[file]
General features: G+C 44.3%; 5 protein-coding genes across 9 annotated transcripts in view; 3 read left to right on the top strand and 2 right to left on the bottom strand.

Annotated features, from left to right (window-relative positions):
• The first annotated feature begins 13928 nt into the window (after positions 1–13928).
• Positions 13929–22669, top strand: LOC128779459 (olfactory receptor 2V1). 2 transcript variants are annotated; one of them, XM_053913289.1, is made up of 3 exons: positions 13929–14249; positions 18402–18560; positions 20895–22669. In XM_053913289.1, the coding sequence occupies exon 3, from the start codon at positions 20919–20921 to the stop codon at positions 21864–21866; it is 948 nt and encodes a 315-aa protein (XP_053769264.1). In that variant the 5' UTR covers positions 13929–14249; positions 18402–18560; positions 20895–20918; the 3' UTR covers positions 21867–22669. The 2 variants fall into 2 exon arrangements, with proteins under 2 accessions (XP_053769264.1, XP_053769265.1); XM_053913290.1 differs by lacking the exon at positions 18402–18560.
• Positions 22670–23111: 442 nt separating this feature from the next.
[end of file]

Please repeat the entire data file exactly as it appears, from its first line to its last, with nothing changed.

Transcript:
General features: G+C 44.3%; 5 protein-coding genes across 9 annotated transcripts in view; 3 read left to right on the top strand and 2 right to left on the bottom strand.

Annotated features, from left to right (window-relative positions):
• The first annotated feature begins 13928 nt into the window (after positions 1–13928).
• Positions 13929–22669, top strand: LOC128779459 (olfactory receptor 2V1). 2 transcript variants are annotated; one of them, XM_053913289.1, is made up of 3 exons: positions 13929–14249; positions 18402–18560; positions 20895–22669. In XM_053913289.1, the coding sequence occupies exon 3, from the start codon at positions 20919–20921 to the stop codon at positions 21864–21866; it is 948 nt and encodes a 315-aa protein (XP_053769264.1). In that variant the 5' UTR covers positions 13929–14249; positions 18402–18560; positions 20895–20918; the 3' UTR covers positions 21867–22669. The 2 variants fall into 2 exon arrangements, with proteins under 2 accessions (XP_053769264.1, XP_053769265.1); XM_053913290.1 differs by lacking the exon at positions 18402–18560.
• Positions 22670–23111: 442 nt separating this feature from the next.